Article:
When one conjures up the name of
King Arthur, the vision is often not of the man but of Camelot, a castle of
magic where Merlin waits in the shadows, a hall with a great Round Table where
Arthur sits and dispenses justice and feasts surrounded by his knights, rose scented gardens where knights
love and ride to the fields of tourney or to war to save their world. The place
has come to symbolize the hope and passion of that age. But Arthur's great
fort was not the vast Norman stone castle of the modern movie making era.
Camelot is believed by some to have been situated atop the hill of
South Cadbury (the ancient Dinas Cadwy or Castellum Cataviae). Today, there is
a small village beside the hill in Somerset some 15 or so miles south of Glastonbury.
All that remains of the impressive Dark Age fort is archaeological evidence of
a ringed hillfort with a large hall inside the outer walls. The walls of the
fort were broad stone and timber ramparts with heavy gates. There have been some
extensive excavations of the site, and there are detailed reports of the archaeological
dig available. Whether this was Arthur's Camelot is not certain, but the site
was used during the period and clearly indicates occupation by a personage with
wealth and resources.
From Cadbury you can see, on a clear day, the Glastonbury Tor which
is often associated with Avalon, which to some strengthens the argument for the
Cadbury- Camelot connection.
Geoffrey of Monmouth does not even mention a Camelot but depicts Arthur
as a typical monarch of his era, in which, the king moved his court from region to
region, holding court in his estates or city holdings. Geoffrey mentions such sites
as Silchester where Arthur was crowned by St. Dubricius, the City of Legions (Caerleon)
where Arthur holds a plenary court, Winchester at Easter, Westminster at Whitsuntide,
and Gloucester at Christmas. John Morris in his 'Age of Arthur' uses the
similarities in the name Camalot (the early common spelling) and Camulodunum
(Colchester) to suggest its connection but follows Geoffrey in agreeing that Arthur
would have had to move his court in a circuit through the country, eating his way
as he went.
Chrètien's 'Lancelot' or the 'Knight of the Cart'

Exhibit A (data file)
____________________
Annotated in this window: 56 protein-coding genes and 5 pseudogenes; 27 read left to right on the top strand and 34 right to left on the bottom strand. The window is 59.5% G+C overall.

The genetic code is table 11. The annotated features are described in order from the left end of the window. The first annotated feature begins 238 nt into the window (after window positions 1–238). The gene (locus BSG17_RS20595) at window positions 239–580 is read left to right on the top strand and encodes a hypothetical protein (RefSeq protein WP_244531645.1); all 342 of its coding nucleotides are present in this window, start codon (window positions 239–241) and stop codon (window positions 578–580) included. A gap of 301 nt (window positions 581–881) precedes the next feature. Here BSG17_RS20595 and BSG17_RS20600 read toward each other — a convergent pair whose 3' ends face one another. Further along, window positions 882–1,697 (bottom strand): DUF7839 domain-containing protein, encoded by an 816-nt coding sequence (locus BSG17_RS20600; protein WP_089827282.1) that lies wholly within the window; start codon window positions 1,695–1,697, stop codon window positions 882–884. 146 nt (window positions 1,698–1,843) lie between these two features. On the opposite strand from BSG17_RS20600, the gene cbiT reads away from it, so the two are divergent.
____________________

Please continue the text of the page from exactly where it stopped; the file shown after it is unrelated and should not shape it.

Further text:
is the first mention of the Camelot of legend but he gives no real information as
to its location, making it more a splendid dream castle where Arthur goes from
Caerleon to conduct a feast and court for Ascension Day.
Dan Hunt stretches this
point and uses three other independent points from the sources to pinpoint
Camelot as Campus Elleti. 'The first clue as to the whereabouts of Camelot
is found in Chretien de Troyes' Knight Of The Cart, which is the first
source to name this site. According to Chretien, Camelot is "in the
region near Caerleon". For some reason, most authorities have seen
fit to ignore this statement, insisting that Camelot was placed near
Caerleon simply because of Geoffrey of Monmouth's glorified description of
the latter site as a major Arthurian center. If we do take Chretien's
statement seriously, Camelot looms before us out of the mists of time. The
second clue to the location of Camelot is from The Quest Of The Holy
Grail, wherein Arthur escorts the Grail questers from Camelot to a point
just shy of Castle Vagan. A third clue, from the Prose Tristan, places
Camelot either on or very near the sea. And fourth, the Mort Artu places
the castle on a river. Castle Vagan is St. Fagans Castle (Welsh Sain
Ffagan) 4-5 miles west of Cardiff. This site lies in the Ely Valley, the
supposed location of the Campus Elleti of Aurelius Ambrosius. Campus
Elleti was said to be in Glywysing, the later Morgannwg/Glamorgan. Only a
dozen miles separate Campus Elleti from Caerleon. In my opinion, Campus
Elleti, with Latin Campus rendered as French Champ (the p of which is
silent), became Camelot.' The main flaw in the logic is that none of the
sources corroborate the other using the same info, leaving us with four
independent facts, not four overlapping.
There are other sites with Camelot connections including:
Winchester as the indicated choice in Malory's time and as argued by
John Whitehead; Viroconium, the Dark Age capital of Powys; Kelliwic in
Cornwall; and even Stonehenge itself on the Salisbury plains due to its
connection to the Round Table.
Camelot in Malory's le Morte